"Blind Cat Dance" by Alexander Jablokov: This is the first story in this issue that I liked all the way through. It's set in an intriguing future, in which people have tried to solve the systemic destruction of habitats with careful training (and genetic manipulation, and some additional magical technological modification) of animals to simply not notice their actual surroundings. In effect, people have edited themselves out of the perceptions of the wildlife, and convinced them their habitats are much bigger than they actually are.

Against that backdrop, the protagonist is a somewhat creepy man who appears to be stalking a woman on behalf of her former boyfriend. The woman decides that she wants to be a trainer, one of the people who works on wildlife to modify them to accept this sort of habitat (and construct those habitats). The plot has a few twists, but for me it was mostly an excuse to read more about the background. This is a nice, meaty story, with a lot of ideas to dig into. (7)

"Ticket Inspector Gliden Becomes the First Martyr of the Glorious Human Uprising" by Derek Zumsteg: As one might guess from the title, this one is humorous, but it has a nice edge of social commentary. It's set in a future where pragmatic, practical, orderly aliens have taken over the world. The protagonist is a ticket collector on a proof-of-payment transit system (meaning that you have to buy tickets before you board and the ticket inspections are random, resulting in a fine if they catch someone without a ticket). His specialty is not looking like a ticket inspector and catching people by surprise, and he catches two young aliens sneaking onto the train. This turns into an extended conversation with adult aliens about the nature of the transit system, and about how it's too easy to break the rules. It's a story built around what it means to be human, how humans deal with rules, and how to balance order, efficiency, chaos, and tradition. The ending was deeply satisfying. My favorite of an all-around strong issue. (8)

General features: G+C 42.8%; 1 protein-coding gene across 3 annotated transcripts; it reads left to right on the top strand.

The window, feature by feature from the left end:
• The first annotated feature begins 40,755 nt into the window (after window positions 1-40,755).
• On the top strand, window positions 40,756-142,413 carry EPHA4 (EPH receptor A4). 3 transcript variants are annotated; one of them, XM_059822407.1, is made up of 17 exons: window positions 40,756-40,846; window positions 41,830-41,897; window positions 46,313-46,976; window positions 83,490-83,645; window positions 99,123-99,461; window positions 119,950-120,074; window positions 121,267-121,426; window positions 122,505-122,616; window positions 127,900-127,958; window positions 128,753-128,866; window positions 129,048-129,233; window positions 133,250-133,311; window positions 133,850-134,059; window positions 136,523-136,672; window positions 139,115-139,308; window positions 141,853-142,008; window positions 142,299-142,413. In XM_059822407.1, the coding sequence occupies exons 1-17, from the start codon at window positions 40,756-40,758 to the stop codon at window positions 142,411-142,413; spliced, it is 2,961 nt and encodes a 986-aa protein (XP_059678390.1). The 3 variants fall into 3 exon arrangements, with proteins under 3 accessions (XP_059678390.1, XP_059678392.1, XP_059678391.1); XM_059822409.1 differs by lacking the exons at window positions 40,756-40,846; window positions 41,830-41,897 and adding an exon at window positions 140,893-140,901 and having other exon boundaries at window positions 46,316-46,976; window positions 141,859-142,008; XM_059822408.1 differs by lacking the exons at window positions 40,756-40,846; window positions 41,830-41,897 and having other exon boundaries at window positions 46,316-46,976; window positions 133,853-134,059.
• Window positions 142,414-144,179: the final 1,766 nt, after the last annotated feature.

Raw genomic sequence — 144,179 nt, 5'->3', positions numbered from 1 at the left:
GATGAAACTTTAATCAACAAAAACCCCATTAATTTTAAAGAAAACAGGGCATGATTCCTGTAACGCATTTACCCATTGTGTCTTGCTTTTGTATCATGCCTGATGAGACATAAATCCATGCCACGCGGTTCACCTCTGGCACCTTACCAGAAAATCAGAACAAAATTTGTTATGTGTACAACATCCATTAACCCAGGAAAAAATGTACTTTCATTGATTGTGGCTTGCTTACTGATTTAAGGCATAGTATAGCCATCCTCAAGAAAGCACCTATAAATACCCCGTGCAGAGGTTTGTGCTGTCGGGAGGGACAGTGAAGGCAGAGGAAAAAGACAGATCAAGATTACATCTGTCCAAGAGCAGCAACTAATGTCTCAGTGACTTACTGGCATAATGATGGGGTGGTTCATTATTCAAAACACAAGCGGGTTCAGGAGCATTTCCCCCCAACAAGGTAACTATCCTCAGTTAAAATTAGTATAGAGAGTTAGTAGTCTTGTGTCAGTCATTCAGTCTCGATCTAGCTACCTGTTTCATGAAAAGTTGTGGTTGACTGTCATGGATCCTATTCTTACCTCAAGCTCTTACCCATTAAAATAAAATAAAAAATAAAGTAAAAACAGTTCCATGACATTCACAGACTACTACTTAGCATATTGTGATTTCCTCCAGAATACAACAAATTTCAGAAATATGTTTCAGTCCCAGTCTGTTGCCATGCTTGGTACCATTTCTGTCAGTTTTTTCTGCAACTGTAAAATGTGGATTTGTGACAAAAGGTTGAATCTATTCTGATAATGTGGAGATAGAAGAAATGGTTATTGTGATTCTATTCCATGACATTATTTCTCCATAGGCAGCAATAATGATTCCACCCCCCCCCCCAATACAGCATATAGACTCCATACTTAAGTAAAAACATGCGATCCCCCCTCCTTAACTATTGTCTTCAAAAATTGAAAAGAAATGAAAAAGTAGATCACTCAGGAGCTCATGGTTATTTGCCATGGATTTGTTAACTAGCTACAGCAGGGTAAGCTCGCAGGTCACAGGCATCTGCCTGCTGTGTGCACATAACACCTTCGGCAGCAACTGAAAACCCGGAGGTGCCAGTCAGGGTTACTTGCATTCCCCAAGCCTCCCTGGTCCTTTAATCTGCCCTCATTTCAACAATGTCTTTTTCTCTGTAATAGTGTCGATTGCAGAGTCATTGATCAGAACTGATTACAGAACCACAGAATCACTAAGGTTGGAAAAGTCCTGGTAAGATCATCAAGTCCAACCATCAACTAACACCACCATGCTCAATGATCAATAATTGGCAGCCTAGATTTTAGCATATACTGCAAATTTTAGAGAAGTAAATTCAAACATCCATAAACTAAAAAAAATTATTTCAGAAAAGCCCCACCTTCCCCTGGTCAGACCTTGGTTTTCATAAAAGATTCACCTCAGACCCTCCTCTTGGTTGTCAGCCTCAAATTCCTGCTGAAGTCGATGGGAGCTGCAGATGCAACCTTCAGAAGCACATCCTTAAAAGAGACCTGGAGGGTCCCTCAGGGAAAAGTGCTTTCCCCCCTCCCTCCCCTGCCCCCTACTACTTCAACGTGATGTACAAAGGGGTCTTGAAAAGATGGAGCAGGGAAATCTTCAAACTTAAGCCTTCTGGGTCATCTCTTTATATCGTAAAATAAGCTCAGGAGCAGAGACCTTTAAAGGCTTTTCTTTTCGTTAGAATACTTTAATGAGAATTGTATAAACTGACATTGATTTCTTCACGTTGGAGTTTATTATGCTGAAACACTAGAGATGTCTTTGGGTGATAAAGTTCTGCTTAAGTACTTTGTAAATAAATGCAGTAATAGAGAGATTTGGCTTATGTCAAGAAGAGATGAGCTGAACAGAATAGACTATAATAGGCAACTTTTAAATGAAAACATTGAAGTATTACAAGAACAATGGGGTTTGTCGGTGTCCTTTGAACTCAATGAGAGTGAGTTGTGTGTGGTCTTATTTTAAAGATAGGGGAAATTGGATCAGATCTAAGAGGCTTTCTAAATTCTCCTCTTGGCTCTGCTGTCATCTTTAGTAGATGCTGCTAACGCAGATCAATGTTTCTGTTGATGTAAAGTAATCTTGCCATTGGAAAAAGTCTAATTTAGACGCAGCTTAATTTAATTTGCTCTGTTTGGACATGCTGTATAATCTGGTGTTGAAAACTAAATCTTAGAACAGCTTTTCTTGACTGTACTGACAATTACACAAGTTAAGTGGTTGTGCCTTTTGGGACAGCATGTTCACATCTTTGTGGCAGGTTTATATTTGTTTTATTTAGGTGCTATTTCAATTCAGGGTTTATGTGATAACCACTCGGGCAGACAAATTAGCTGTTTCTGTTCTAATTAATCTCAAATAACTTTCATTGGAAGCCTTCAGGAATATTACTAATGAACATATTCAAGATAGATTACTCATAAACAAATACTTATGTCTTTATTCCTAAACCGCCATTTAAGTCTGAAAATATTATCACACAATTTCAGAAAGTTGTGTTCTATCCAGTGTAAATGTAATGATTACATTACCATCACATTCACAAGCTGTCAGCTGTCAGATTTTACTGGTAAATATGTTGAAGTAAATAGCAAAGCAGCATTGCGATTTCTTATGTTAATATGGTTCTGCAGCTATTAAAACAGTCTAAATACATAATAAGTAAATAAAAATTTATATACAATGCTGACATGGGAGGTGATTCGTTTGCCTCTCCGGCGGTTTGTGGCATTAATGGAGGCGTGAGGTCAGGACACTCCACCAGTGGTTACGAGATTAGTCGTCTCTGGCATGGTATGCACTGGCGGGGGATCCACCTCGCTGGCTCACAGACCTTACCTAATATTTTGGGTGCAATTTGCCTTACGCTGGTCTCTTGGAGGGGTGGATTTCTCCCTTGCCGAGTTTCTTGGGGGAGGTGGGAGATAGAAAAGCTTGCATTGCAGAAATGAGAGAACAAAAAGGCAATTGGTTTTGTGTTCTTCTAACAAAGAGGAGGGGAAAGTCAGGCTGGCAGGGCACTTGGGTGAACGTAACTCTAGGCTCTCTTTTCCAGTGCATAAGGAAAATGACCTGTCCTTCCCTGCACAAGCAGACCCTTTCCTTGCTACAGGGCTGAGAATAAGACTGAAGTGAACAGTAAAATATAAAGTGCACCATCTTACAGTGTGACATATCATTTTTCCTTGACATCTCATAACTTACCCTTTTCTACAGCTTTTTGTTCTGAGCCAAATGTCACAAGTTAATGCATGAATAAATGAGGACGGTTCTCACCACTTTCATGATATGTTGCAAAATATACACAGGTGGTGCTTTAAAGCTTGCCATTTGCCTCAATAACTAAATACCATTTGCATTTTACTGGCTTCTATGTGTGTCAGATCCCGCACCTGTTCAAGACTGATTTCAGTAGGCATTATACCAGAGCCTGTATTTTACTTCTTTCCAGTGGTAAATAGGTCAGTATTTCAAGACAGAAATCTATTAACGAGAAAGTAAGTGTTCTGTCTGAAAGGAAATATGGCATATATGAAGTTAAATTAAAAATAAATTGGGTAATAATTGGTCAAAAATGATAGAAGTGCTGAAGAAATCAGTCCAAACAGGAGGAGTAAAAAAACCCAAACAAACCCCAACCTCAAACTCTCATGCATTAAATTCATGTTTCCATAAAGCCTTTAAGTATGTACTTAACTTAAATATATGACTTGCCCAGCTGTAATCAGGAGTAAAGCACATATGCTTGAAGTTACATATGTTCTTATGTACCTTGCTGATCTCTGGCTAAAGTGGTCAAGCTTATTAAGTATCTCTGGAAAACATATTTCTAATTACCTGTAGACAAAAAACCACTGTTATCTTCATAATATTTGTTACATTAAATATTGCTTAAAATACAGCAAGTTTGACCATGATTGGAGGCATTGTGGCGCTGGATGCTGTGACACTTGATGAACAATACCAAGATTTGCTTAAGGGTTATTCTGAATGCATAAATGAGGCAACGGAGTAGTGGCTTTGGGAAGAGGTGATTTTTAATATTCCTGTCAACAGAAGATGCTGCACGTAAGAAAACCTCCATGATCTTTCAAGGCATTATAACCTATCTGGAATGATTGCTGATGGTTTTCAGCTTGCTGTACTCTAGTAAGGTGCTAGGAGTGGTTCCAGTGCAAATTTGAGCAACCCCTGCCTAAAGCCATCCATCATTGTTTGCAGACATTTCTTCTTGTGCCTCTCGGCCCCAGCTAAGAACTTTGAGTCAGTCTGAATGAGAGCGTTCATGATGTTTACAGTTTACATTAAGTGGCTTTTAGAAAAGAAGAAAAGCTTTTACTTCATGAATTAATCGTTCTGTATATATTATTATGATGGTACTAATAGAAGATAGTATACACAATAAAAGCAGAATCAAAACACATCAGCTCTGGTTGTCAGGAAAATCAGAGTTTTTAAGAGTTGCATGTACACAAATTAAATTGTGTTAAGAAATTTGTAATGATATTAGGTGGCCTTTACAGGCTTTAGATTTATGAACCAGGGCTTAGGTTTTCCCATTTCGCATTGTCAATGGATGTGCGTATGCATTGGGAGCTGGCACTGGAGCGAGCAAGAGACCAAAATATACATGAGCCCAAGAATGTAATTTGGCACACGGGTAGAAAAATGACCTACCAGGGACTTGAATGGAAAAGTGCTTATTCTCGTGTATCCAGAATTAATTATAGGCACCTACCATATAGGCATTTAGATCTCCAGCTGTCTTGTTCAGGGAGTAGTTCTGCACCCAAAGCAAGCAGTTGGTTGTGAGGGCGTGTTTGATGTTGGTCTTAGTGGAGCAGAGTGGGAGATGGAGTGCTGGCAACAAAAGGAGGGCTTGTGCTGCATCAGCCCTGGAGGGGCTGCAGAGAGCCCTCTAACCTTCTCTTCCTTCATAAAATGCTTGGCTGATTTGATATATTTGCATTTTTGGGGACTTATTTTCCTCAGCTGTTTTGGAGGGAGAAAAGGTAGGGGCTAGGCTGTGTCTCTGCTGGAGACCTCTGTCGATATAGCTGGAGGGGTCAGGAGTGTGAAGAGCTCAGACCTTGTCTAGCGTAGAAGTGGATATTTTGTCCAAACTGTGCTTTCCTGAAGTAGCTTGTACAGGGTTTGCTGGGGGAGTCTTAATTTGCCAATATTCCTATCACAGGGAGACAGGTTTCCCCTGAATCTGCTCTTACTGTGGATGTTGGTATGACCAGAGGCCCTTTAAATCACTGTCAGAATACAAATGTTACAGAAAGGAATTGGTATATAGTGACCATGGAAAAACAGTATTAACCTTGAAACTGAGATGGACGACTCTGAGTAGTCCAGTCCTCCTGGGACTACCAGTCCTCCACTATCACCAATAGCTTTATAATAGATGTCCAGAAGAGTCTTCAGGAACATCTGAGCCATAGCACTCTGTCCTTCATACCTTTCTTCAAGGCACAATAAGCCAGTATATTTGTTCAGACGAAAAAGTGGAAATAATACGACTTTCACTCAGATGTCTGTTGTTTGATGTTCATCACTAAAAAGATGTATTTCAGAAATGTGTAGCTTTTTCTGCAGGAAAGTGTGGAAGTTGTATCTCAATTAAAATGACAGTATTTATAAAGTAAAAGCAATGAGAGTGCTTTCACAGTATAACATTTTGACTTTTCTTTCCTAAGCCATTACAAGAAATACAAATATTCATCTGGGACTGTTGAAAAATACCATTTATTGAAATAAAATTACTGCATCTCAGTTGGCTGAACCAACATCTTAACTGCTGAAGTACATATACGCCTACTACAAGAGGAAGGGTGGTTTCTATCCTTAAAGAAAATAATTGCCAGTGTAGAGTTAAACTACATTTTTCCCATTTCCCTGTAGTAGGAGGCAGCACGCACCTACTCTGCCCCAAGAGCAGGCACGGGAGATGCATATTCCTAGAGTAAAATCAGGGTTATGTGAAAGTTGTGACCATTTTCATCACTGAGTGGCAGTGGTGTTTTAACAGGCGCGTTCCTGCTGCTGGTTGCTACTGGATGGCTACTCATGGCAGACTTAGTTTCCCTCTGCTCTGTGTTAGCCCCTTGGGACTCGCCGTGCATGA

"The Speed of Dreams" by Will Ludwigsen: Another good story. This one is told as a lab experiment notebook of a junior high student who is trying to determine how much time is compressed in dreams. It's a great idea, featuring experimental observations interleaved well with real-life events. The twist is startling and disturbing, worthy of a Robert Reed story, and much too unexpected to spoil. (7)

"The Tower" by Kristine Kathryn Rusch: Rusch is almost always a strong author, so I was looking forward to this one. It didn't disappoint. She takes on territory that I would normally associate with Connie Willis: historians going back in time to do first-hand research on historic events. But Rusch's world is a lot darker. The historical mission is to gather information about the alleged murder of the Princes in the Tower by Richard III. The wildcard is that one of the team members is actually there to steal some of the lesser-known crown jewels. Rusch doesn't have Willis's humorous approach, but the time travel and surrounding politics seem much more realistic, as are the obstacles and problems that the travelers run into. A solid, interesting story, particularly for the contrast of its approach with Willis's while using a similar basic setting. (7)

Rating: 7 out of 10

Reviewed: 2011-07-09